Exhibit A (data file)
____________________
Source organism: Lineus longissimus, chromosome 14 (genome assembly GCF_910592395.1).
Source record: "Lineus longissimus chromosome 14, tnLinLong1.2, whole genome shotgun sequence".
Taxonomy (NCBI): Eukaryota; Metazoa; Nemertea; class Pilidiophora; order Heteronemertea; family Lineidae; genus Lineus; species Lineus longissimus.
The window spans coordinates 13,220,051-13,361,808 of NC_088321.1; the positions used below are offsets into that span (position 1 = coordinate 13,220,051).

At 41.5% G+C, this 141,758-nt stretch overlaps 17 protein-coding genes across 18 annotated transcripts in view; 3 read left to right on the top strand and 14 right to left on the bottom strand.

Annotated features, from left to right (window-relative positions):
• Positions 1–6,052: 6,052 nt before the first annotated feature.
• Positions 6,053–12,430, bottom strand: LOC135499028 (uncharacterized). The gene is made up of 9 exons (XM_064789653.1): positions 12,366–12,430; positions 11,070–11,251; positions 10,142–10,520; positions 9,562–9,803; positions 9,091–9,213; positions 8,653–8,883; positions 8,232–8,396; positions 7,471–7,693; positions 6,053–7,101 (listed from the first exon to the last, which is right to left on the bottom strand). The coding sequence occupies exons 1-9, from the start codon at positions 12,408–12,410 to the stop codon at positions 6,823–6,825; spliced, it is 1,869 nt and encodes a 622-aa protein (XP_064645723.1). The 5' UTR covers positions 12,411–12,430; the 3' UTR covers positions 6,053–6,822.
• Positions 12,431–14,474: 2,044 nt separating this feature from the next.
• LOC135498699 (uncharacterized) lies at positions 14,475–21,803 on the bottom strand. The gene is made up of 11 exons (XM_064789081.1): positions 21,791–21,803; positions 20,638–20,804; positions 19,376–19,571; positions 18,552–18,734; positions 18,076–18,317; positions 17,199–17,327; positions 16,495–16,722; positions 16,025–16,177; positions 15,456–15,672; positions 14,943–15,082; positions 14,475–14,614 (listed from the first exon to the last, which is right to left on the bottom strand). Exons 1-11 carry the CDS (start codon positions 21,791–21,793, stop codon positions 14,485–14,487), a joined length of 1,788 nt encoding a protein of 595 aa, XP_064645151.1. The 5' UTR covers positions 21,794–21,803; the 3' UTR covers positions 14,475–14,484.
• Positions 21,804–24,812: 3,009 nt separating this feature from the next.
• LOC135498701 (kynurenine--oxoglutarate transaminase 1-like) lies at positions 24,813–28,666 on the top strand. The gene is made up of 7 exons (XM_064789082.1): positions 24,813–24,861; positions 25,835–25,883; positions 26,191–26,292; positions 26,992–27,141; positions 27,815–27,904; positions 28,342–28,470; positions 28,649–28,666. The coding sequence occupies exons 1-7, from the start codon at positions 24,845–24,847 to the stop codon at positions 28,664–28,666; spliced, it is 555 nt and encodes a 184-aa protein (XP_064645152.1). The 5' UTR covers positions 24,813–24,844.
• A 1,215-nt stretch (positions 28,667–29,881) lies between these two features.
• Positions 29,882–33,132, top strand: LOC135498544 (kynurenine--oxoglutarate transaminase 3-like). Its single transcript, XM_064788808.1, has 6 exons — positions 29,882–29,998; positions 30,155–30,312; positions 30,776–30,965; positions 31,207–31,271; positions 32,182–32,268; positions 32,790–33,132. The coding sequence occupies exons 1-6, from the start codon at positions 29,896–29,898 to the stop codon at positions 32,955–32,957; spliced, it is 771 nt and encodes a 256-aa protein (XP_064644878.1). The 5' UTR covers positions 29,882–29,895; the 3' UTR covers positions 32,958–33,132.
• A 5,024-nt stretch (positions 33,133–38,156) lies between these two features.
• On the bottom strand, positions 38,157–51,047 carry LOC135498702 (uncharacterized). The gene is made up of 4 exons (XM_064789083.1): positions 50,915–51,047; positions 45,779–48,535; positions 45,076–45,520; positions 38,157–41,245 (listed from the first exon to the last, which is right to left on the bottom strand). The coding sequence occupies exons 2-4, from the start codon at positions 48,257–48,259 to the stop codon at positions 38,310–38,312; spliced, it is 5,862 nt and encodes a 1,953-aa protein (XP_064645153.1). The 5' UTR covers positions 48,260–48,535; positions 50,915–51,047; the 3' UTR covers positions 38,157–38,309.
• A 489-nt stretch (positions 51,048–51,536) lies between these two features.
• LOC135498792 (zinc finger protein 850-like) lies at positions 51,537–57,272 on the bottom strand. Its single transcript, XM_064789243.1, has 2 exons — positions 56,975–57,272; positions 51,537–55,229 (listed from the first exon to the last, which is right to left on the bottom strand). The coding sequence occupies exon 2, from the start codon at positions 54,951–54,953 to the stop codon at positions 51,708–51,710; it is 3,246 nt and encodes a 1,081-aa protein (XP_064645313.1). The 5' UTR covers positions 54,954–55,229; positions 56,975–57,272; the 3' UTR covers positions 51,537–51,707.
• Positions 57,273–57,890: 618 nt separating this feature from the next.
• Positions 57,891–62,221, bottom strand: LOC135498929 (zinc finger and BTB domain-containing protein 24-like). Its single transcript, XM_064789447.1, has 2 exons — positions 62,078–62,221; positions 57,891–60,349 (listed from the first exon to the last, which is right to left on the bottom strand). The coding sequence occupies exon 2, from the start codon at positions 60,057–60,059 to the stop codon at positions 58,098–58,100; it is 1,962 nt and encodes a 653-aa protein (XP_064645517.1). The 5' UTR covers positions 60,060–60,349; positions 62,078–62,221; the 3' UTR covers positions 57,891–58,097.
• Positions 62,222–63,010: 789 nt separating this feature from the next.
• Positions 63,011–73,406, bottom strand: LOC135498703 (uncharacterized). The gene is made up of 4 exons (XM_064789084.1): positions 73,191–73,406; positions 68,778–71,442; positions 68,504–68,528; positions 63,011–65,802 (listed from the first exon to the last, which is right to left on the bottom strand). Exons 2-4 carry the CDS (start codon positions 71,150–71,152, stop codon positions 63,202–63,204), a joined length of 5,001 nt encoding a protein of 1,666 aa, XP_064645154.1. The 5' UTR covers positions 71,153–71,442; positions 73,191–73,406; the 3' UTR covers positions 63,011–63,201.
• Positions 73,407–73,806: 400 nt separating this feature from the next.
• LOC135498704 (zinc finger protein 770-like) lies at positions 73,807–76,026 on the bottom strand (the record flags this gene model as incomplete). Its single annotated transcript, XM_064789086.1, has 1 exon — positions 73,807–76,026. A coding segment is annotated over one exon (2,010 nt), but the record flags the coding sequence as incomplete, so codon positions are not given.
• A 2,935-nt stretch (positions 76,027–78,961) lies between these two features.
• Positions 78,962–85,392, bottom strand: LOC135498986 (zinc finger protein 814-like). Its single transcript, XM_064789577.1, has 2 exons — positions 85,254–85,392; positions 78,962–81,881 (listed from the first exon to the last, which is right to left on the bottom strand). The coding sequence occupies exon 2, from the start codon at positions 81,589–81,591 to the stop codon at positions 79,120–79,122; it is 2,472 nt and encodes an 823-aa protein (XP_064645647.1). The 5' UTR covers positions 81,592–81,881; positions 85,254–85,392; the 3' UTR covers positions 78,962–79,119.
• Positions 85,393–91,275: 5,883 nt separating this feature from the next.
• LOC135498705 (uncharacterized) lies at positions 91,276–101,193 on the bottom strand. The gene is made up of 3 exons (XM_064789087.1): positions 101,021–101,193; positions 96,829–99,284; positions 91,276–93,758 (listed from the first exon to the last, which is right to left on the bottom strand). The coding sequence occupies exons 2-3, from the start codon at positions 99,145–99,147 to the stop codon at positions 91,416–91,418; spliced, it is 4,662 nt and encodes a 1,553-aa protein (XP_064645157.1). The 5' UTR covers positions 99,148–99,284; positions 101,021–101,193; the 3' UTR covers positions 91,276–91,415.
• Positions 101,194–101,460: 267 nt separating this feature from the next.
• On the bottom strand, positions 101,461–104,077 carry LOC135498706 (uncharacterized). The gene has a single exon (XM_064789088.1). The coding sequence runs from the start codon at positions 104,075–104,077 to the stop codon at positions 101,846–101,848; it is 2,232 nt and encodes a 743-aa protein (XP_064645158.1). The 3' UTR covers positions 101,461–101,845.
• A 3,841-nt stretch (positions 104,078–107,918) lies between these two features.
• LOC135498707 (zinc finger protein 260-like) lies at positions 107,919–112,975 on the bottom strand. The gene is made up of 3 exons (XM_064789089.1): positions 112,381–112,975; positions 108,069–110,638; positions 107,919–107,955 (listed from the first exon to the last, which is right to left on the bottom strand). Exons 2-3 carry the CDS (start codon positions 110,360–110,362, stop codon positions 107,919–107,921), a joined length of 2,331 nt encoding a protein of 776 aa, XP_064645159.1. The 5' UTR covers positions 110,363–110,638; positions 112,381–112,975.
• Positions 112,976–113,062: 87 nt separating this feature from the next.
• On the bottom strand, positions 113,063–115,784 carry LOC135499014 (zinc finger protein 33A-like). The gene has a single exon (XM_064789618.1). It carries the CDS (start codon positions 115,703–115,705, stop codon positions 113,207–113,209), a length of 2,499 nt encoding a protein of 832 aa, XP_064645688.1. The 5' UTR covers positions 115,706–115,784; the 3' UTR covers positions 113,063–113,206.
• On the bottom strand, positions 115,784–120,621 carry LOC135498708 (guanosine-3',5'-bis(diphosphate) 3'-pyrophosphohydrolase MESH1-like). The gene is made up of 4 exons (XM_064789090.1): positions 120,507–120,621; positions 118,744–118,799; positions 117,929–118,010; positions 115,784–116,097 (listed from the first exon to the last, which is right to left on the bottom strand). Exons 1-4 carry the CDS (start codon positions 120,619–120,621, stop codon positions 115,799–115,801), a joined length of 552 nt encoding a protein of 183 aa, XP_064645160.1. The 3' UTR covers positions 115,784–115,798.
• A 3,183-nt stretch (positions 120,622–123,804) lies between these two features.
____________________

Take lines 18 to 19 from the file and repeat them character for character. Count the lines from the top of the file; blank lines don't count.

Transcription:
• LOC135498792 (zinc finger protein 850-like) lies at positions 51,537–57,272 on the bottom strand. Its single transcript, XM_064789243.1, has 2 exons — positions 56,975–57,272; positions 51,537–55,229 (listed from the first exon to the last, which is right to left on the bottom strand). The coding sequence occupies exon 2, from the start codon at positions 54,951–54,953 to the stop codon at positions 51,708–51,710; it is 3,246 nt and encodes a 1,081-aa protein (XP_064645313.1). The 5' UTR covers positions 54,954–55,229; positions 56,975–57,272; the 3' UTR covers positions 51,537–51,707.
• Positions 57,273–57,890: 618 nt separating this feature from the next.